Stavridis defends US presence in Europe; wants more cyber security
Admiral James Stavridis, U.S. European Command and NATO Supreme Allied Commander Europe, speaks to at an "All Hands Call" at Stuttgart-Vaihingen, Germany, on August 6, 2012.
STUTTGART, Germany — Adm. James Stavridis, the U.S. military’s longest serving combatant commander, told lawmakers Friday that efforts to curb the growing threat in cyberspace should be the government’s top security priority.
“I would put cyber at the top of the list,” said Stavridis during an appearance before the House Armed Services Committee. “In cyber, we have the greatest mismatch between our level of preparation and level of danger.”
Stavridis, who headed Southern Command before taking over U.S. European Command in 2009, testified Friday alongside Gen. Carter Ham, who leads Africa Command. Both commanders are slated to retire later this year.
Asked to name the three areas on which lawmakers need to focus, Stavridis said cyber security, pan-national terrorist groups and the cross-border movement of weapons should be priorities. To counter those threats, investment in intelligence gathering and special operations forces is needed, he said.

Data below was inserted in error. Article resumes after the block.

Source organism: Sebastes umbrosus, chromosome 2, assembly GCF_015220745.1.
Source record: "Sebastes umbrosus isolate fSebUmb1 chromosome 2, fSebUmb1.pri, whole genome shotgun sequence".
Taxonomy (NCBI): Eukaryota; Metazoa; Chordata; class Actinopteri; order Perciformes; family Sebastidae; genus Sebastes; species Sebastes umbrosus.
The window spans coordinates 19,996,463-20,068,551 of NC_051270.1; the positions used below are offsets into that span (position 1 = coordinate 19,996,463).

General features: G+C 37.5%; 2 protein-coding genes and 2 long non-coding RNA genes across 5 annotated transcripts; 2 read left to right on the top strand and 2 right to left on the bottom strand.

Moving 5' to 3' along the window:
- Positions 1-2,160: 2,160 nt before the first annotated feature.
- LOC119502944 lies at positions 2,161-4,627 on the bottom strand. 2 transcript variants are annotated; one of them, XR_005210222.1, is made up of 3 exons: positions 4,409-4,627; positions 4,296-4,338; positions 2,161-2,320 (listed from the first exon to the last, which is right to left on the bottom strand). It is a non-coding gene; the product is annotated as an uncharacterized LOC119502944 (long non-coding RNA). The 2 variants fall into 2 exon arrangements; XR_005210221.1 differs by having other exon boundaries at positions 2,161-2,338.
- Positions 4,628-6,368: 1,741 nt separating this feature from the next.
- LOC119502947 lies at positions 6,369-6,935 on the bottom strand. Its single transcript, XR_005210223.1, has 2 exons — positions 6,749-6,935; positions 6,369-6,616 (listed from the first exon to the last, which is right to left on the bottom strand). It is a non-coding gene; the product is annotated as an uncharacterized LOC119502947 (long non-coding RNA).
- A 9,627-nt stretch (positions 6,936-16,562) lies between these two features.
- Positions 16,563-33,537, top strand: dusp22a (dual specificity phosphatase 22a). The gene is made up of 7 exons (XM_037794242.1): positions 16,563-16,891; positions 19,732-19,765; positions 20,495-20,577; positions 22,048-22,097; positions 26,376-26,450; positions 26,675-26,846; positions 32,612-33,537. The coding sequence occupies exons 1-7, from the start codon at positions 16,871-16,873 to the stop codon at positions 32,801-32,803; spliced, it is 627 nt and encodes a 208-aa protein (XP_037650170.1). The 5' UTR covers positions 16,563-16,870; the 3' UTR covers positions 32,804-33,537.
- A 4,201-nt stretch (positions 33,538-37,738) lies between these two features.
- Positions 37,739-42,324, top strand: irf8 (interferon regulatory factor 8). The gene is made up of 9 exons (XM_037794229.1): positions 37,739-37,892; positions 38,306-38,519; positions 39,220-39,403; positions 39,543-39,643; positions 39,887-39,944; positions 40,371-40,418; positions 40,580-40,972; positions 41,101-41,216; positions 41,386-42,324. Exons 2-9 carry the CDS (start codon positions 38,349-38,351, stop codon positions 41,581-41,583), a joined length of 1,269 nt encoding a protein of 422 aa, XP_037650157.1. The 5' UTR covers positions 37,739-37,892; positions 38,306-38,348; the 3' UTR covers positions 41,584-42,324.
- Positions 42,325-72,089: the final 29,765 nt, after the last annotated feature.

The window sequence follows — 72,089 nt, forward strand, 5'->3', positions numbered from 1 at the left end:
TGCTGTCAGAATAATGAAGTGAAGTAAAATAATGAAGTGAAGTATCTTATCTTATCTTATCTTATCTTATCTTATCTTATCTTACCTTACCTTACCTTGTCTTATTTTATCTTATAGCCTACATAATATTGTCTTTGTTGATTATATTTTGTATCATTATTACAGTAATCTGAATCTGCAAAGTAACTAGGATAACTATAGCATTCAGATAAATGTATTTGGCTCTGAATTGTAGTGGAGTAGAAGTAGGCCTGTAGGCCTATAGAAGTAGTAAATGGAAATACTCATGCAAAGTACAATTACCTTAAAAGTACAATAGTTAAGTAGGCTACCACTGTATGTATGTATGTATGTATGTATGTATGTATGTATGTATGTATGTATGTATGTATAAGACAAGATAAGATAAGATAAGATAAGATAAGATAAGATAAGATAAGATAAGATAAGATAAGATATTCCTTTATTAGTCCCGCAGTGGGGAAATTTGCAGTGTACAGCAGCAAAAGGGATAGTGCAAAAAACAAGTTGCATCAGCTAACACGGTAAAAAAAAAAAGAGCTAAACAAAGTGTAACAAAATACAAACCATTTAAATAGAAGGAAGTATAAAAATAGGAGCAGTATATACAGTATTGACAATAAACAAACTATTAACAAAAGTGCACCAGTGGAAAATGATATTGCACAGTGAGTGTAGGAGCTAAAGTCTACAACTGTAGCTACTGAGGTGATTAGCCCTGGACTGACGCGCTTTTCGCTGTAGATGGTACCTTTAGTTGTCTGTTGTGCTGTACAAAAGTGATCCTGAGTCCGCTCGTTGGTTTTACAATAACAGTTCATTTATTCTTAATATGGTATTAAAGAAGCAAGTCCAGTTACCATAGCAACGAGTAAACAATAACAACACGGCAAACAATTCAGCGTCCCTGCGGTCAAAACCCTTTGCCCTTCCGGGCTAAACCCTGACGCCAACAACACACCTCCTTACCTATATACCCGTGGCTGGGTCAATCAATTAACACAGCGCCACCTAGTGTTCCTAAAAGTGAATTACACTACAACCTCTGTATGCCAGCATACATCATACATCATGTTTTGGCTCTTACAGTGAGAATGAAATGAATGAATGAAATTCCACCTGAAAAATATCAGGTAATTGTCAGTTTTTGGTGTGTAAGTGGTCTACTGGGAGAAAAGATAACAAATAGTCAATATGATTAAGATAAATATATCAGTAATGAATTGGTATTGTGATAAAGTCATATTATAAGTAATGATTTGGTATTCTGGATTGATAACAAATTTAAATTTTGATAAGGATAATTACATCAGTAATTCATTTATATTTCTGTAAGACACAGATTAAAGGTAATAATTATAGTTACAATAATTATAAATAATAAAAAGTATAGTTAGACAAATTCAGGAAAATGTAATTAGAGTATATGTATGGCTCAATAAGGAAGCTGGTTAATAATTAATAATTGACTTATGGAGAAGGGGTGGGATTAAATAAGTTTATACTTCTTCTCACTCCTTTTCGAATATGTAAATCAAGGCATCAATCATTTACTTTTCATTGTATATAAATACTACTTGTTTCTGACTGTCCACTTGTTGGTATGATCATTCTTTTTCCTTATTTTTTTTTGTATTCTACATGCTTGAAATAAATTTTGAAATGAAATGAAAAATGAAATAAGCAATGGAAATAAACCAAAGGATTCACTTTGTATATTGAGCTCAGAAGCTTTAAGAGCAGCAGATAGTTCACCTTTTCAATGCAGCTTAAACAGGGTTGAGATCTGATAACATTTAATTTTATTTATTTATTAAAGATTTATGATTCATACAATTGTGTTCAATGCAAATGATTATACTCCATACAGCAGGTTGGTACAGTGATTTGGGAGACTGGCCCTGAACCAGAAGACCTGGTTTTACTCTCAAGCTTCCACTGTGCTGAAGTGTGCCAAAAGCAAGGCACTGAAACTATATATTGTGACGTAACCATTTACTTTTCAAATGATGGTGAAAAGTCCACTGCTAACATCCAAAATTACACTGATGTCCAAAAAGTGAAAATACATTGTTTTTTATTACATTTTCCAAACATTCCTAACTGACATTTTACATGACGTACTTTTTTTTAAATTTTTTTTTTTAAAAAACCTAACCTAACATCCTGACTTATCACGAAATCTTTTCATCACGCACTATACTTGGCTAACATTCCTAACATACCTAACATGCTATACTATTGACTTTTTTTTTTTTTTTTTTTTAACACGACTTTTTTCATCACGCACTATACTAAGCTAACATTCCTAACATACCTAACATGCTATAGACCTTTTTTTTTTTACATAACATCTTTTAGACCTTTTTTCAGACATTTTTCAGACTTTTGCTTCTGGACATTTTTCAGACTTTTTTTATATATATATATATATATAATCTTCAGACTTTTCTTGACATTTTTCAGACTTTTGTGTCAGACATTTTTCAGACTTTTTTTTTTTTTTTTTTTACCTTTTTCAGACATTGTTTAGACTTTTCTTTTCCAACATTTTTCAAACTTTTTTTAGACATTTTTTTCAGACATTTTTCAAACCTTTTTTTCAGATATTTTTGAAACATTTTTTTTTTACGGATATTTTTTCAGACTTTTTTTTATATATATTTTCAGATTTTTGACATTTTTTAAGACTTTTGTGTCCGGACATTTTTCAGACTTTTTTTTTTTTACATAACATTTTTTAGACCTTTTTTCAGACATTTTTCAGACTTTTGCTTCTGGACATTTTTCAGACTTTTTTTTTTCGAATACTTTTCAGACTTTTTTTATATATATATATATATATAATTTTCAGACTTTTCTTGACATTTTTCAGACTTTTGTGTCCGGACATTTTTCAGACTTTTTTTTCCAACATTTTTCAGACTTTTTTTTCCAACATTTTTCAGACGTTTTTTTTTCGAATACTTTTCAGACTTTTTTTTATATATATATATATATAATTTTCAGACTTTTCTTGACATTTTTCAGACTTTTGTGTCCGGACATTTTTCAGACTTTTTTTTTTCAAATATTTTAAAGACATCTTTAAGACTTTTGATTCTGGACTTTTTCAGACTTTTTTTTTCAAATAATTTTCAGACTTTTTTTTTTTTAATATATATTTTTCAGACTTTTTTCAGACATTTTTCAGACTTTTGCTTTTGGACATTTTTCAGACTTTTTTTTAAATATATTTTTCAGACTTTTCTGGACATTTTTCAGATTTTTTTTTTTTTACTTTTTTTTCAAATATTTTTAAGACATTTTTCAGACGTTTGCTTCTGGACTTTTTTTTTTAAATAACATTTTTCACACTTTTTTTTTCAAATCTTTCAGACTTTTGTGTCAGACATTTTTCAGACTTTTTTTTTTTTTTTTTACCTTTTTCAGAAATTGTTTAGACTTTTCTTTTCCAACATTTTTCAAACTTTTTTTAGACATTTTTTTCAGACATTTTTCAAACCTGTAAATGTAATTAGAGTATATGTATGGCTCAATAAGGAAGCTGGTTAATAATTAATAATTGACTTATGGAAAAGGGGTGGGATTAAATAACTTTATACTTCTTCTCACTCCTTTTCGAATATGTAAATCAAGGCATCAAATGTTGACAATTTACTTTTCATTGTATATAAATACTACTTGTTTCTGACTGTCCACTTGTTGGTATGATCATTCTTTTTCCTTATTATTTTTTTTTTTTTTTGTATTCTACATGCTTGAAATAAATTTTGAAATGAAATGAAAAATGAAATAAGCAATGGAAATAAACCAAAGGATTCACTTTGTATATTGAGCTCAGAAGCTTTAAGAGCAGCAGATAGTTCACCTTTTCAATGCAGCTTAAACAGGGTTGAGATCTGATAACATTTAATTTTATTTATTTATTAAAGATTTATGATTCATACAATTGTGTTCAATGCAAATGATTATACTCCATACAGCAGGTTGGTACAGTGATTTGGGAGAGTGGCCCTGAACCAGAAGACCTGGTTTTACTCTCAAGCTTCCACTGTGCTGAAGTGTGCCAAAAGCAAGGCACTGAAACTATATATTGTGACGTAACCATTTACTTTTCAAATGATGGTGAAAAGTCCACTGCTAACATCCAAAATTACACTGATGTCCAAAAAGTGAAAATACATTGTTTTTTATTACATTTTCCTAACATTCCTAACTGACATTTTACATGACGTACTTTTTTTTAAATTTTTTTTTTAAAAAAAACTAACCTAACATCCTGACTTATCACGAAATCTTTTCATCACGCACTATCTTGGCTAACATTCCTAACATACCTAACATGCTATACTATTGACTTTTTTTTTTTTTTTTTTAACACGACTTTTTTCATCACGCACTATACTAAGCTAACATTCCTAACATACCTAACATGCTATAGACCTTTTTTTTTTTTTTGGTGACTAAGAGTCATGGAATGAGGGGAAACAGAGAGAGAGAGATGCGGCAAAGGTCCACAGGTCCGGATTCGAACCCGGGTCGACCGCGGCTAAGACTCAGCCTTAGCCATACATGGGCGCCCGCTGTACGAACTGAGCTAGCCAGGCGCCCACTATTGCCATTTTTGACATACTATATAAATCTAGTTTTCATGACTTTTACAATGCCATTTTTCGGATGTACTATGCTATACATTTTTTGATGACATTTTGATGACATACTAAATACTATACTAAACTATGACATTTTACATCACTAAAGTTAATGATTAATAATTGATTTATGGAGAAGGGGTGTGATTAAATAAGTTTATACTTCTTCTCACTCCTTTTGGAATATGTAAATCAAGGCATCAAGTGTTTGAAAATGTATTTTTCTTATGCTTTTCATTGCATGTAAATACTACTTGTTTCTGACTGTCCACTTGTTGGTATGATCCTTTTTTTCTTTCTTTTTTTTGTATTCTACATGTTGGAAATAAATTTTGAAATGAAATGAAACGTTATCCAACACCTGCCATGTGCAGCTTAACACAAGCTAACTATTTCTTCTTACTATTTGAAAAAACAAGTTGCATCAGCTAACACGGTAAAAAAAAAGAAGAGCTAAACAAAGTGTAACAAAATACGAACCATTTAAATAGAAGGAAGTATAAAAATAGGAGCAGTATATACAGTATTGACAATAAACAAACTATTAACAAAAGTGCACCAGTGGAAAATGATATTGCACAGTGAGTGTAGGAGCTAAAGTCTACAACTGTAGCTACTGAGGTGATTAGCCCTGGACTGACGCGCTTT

Stavridis also defended the continued presence of about 80,000 U.S. servicemembers in Europe at a time of budget tightening and refocus of attention on the Pacific. Rather than a relic of the Cold War, Stavridis said remaining bases in Europe serve as a platform for engaging in other parts of the world, where threats persist.
“Geography matters,” Stavridis said, describing U.S. installations in Europe as “the forward operating bases of the 21st century.”
“That arc of crisis that runs from Syria, across the northern part of Africa, remains a threat to the United States as well as our allies,” Stavridis said.
In Africa, where the threat posed by Islamic militant groups is growing, Europe-based forces play a key role in supporting AFRICOM, Ham told lawmakers.
Ham said he remains concerned that the three main terror groups in Africa — Boko Haram in Nigeria, al-Qaida in the Islamic Maghreb and Al-Shabab in Somalia -- are showing signs of collaboration. In particular, there are signs that AQIM, the best funded of the groups, is providing financial support to Boko Haram, he said.
Ham said his command needs more surveillance capacity to monitor threats. “I have significant shortfalls in intelligence, surveillance and reconnaissance,” Ham said. “I believe that if the threat that is present in Africa is left unaddressed it will grow over time.”